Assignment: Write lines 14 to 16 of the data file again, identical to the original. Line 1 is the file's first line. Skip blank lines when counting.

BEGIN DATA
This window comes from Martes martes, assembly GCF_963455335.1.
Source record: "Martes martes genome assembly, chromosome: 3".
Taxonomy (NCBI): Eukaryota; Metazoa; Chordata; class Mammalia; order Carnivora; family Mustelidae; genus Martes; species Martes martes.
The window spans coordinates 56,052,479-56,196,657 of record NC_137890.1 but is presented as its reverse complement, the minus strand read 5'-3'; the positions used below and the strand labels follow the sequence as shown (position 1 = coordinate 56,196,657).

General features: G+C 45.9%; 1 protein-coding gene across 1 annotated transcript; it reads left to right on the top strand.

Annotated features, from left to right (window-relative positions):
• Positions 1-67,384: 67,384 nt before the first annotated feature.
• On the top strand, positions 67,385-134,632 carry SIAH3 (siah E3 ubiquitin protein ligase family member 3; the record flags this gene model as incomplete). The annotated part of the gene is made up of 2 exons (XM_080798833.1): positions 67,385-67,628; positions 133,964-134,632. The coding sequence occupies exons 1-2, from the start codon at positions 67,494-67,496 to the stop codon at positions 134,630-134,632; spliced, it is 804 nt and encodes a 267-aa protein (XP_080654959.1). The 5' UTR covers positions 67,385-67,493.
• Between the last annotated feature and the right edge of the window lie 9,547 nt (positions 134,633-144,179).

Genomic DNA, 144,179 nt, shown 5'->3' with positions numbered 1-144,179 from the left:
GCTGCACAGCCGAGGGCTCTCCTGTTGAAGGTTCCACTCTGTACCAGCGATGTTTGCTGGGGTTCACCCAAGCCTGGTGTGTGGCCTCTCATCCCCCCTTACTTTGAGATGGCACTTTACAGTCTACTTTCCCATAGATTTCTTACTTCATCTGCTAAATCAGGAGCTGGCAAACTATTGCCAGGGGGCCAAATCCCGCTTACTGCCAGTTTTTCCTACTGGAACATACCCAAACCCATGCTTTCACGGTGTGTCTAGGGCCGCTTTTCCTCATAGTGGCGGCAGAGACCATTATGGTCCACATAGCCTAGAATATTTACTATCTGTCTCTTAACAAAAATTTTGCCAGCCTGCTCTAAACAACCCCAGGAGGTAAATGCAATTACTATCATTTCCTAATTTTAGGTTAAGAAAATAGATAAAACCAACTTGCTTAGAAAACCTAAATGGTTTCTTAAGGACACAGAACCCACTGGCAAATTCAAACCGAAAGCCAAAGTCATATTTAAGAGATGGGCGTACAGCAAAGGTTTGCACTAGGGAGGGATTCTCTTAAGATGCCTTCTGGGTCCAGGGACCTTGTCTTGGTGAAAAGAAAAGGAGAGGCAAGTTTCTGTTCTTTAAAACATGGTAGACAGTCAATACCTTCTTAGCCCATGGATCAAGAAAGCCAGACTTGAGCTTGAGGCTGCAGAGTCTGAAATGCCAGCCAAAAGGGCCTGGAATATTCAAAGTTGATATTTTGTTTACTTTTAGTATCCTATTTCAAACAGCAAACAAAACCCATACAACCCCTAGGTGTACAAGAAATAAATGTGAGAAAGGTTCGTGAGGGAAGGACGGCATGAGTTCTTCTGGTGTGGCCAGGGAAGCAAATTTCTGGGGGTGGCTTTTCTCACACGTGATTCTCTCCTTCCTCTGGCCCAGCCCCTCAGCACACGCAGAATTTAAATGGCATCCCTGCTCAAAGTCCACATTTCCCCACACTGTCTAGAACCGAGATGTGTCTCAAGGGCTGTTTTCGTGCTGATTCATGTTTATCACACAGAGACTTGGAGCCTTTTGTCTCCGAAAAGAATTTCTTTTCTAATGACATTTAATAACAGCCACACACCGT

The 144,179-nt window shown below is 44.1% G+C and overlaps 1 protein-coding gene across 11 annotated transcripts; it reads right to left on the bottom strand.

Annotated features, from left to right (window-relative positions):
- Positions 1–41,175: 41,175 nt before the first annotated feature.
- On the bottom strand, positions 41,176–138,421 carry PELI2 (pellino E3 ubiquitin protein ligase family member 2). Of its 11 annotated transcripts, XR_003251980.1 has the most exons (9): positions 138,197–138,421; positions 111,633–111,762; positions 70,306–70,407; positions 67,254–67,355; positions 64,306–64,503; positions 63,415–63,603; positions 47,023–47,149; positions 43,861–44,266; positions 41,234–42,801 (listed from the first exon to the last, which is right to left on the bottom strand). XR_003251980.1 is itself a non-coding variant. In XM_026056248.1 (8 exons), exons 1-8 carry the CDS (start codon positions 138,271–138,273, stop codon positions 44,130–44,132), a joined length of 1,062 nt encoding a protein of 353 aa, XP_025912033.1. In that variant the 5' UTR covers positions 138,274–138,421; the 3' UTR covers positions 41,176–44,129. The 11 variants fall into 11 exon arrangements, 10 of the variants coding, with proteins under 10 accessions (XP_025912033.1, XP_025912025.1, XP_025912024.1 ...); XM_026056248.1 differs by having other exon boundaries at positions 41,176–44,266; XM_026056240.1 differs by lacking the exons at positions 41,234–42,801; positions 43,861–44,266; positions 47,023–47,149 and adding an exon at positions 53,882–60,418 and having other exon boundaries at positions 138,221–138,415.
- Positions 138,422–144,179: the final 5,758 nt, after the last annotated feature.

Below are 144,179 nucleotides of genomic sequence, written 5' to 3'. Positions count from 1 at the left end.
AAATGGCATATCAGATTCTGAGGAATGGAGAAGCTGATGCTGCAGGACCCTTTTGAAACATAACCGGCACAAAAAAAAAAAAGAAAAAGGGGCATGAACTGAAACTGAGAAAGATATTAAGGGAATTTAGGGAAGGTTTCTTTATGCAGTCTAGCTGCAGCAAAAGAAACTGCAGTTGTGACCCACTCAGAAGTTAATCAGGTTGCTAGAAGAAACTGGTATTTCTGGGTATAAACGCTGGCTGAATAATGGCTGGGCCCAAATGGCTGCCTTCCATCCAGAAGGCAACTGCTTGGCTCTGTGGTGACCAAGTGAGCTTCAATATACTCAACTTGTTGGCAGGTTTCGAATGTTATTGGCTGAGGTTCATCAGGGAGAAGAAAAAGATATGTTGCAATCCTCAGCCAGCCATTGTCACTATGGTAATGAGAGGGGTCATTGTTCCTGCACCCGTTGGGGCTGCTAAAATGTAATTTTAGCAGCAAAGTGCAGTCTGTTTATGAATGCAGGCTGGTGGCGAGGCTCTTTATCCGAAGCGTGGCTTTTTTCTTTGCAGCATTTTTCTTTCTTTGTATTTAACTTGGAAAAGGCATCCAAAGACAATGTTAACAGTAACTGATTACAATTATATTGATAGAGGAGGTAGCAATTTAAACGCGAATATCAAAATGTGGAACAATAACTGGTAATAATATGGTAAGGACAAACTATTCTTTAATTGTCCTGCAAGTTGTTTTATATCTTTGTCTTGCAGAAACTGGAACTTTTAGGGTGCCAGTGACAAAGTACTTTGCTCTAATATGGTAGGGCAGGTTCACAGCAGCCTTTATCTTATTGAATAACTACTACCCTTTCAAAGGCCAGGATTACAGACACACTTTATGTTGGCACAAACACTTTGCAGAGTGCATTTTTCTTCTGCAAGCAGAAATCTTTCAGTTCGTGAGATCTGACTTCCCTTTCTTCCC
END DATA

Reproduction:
- Positions 1–41,175: 41,175 nt before the first annotated feature.
- On the bottom strand, positions 41,176–138,421 carry PELI2 (pellino E3 ubiquitin protein ligase family member 2). Of its 11 annotated transcripts, XR_003251980.1 has the most exons (9): positions 138,197–138,421; positions 111,633–111,762; positions 70,306–70,407; positions 67,254–67,355; positions 64,306–64,503; positions 63,415–63,603; positions 47,023–47,149; positions 43,861–44,266; positions 41,234–42,801 (listed from the first exon to the last, which is right to left on the bottom strand). XR_003251980.1 is itself a non-coding variant. In XM_026056248.1 (8 exons), exons 1-8 carry the CDS (start codon positions 138,271–138,273, stop codon positions 44,130–44,132), a joined length of 1,062 nt encoding a protein of 353 aa, XP_025912033.1. In that variant the 5' UTR covers positions 138,274–138,421; the 3' UTR covers positions 41,176–44,129. The 11 variants fall into 11 exon arrangements, 10 of the variants coding, with proteins under 10 accessions (XP_025912033.1, XP_025912025.1, XP_025912024.1 ...); XM_026056248.1 differs by having other exon boundaries at positions 41,176–44,266; XM_026056240.1 differs by lacking the exons at positions 41,234–42,801; positions 43,861–44,266; positions 47,023–47,149 and adding an exon at positions 53,882–60,418 and having other exon boundaries at positions 138,221–138,415.
- Positions 138,422–144,179: the final 5,758 nt, after the last annotated feature.